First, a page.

John Key says he is committed to seeing out the next term as prime minister if National wins the election, saying the job is "energising" while also leading to "exhaustion".
Appearing on NewstalkZB this morning, Key said he would need to maintain the confidence of his ministers and caucus. Nevertheless, he intended to stay in the role through the entire next term.
"Yes, in so much as you can do that, but the reality is I'm a first among equals," Key said when asked if he personally wanted to be prime minister until 2017.
"If you ask me if I'm committed for three years, yes."
Asked if this meant staying on to contest the 2017 election, Key said his time in the job was going faster than he had expected.
"If you had asked me in 2008" about being prime minister until 2017 I would have said, 'Gosh, that sounds like an awfully long time', but when you're there, I don't know whether there's some seductive thing about the job, or whatever it is, but when you're there it goes really quickly," he said.
"It goes a lot more quickly than I thought.
"The funny thing is you get a combination of exhaustion, you know, you're working all hours that God sent," Key said.
"Sometimes frustration, because as MMP, you can't do everything you want, and even if you can you've got to carry the public with you."
However, at the start of his sixth year as prime minister, Key said he believed the changes the Government had made were now working well, with debt expected to peak below where it had been expected and the economy expanding.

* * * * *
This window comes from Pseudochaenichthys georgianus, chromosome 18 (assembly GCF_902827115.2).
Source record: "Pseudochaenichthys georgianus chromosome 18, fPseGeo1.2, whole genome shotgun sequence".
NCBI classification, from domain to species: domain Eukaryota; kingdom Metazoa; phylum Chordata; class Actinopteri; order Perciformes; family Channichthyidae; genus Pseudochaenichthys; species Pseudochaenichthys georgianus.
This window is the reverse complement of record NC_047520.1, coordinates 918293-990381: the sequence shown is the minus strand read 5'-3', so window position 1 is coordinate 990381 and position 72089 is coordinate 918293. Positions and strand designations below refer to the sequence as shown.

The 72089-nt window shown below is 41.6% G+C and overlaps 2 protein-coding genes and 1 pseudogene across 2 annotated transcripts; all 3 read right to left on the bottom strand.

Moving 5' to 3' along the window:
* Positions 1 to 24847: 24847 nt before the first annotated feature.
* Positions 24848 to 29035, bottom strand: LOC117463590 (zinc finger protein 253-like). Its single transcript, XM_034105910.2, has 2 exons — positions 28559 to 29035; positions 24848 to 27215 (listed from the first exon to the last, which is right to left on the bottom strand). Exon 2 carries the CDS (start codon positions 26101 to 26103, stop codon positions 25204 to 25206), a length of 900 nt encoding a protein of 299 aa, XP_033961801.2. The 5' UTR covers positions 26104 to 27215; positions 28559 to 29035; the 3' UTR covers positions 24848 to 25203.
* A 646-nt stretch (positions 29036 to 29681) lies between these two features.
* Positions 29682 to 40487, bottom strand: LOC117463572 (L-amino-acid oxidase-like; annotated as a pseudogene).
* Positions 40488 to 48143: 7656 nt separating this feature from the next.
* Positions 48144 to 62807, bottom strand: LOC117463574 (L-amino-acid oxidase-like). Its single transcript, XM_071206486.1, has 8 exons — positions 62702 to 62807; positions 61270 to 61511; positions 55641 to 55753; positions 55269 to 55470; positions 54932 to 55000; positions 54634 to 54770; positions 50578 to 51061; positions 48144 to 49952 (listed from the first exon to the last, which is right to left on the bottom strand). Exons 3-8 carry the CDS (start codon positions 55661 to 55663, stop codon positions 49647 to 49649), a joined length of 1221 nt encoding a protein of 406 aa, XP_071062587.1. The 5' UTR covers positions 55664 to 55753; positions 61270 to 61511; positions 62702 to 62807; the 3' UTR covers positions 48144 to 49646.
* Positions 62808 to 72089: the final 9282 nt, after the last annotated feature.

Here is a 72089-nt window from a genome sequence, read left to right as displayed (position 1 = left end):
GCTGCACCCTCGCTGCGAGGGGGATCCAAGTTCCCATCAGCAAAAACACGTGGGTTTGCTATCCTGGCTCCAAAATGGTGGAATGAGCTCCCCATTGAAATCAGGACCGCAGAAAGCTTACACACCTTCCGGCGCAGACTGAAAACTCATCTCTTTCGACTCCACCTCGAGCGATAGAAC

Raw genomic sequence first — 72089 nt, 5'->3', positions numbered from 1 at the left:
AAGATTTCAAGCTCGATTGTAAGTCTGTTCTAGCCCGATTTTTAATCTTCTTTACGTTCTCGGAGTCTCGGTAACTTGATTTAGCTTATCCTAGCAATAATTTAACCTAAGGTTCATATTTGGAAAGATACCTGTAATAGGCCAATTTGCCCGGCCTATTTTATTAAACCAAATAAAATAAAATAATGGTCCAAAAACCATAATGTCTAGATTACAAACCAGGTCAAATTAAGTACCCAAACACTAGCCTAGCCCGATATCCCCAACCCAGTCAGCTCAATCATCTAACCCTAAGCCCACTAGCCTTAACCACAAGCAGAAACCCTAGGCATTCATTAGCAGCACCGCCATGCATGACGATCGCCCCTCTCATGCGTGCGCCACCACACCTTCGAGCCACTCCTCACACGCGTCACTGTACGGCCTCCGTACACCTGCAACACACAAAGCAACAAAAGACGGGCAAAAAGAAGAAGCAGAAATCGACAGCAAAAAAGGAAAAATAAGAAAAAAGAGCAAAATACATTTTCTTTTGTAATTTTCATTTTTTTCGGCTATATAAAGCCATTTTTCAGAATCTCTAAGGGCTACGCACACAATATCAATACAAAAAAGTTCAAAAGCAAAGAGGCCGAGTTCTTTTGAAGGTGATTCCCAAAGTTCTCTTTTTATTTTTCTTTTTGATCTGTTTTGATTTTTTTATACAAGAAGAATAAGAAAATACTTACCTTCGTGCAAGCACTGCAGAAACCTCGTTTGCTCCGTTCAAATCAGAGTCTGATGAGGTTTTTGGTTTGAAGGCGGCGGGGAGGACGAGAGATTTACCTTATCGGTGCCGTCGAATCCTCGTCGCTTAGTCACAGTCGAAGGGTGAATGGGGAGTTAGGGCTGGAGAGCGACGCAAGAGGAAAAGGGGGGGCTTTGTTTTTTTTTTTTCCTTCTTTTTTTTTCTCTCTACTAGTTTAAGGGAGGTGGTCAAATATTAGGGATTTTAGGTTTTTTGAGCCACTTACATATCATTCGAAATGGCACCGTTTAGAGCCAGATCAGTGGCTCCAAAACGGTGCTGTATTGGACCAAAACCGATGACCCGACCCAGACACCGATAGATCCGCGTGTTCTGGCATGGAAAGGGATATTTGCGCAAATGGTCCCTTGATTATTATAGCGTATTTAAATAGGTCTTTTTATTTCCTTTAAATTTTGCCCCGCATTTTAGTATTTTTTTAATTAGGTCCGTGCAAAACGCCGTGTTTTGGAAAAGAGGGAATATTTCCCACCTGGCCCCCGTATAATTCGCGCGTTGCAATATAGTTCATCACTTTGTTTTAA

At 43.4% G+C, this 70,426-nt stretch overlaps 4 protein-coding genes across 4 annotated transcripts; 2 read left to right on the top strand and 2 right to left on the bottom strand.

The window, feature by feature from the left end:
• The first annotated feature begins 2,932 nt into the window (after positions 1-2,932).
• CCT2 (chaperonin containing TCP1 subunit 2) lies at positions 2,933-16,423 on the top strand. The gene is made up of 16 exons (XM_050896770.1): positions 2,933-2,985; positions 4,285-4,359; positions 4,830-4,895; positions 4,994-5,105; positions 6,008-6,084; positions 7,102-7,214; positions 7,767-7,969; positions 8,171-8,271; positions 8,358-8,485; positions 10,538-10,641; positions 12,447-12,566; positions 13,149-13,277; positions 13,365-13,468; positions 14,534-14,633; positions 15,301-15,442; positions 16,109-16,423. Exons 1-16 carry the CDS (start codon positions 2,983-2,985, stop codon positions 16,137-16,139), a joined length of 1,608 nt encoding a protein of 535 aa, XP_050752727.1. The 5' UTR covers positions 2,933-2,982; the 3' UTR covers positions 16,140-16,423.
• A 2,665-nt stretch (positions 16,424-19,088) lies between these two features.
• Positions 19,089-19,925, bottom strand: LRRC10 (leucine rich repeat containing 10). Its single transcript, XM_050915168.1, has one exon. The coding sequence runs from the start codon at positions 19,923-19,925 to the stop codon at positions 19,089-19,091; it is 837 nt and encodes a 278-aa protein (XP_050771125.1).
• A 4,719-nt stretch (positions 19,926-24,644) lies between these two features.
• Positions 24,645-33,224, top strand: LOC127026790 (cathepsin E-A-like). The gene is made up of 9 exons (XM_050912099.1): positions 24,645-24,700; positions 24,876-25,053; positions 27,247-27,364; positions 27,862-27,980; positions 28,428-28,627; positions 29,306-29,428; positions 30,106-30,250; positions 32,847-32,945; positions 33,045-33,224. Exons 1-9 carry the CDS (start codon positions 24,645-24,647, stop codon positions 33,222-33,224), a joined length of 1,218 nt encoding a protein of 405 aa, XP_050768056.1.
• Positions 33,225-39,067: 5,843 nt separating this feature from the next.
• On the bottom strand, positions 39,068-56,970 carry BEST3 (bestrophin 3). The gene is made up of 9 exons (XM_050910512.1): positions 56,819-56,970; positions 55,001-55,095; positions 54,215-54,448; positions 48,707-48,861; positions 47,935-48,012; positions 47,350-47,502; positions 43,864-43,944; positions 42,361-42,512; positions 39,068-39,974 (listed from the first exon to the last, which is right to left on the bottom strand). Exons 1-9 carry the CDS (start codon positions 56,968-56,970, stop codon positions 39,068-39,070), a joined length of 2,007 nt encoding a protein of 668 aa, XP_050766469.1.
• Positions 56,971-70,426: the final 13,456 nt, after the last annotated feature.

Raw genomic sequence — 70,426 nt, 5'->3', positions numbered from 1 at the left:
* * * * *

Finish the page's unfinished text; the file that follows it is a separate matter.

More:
"In my head I sit there and go, 'I think we've done a really good job', and there's something really energising about that."
Key also defended the decision to say National was prepared to work with NZ First leader Winston Peters if needed after the election.
He hinted that he personally might not want to.
In both 2008 and 2011 Key ruled out working with NZ First before the election, because of unanswered questions over a donation from Owen Glenn.
But Key said time had passed, and polls showed the majority of voters would rather see National work with Peters than have a Labour/Green government.
"It's not a one-man party. What I might think or what I might want to do is touching, [but] it's about the million-odd people that want to see a continuation of a Centre-Right government."
However, he dismissed any suggestion that he might be prepared to step aside to allow Peters a period as prime minister to secure a majority after the election.
"To plagiarise a lovely turn of phrase I read in the paper yesterday ... About as much chance as Amanda Knox holidaying in Italy. Zero."
- Fairfax Media
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